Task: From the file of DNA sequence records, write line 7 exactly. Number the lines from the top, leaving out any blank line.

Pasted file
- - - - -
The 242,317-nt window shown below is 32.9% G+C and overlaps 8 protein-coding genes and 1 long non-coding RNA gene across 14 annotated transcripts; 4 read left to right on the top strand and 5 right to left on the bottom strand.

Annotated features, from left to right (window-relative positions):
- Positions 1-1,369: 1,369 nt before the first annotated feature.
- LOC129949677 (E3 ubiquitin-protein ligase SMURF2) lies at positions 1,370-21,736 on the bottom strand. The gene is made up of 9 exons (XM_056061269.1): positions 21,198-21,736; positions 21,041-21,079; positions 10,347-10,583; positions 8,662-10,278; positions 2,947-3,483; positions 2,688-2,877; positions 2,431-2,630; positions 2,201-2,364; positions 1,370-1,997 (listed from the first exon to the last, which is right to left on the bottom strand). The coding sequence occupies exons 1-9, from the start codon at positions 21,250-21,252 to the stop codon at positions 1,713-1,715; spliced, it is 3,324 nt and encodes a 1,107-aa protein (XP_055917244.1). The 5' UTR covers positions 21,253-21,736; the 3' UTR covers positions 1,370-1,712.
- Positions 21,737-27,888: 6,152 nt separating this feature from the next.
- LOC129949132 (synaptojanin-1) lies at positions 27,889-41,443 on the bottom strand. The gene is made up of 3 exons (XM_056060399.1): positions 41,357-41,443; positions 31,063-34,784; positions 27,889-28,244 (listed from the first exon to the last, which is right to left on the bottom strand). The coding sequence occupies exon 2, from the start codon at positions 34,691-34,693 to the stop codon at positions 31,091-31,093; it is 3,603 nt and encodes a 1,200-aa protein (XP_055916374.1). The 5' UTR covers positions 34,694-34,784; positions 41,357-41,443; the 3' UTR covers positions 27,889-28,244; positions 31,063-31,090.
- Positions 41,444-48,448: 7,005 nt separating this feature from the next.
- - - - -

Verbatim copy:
- Positions 41,444-48,448: 7,005 nt separating this feature from the next.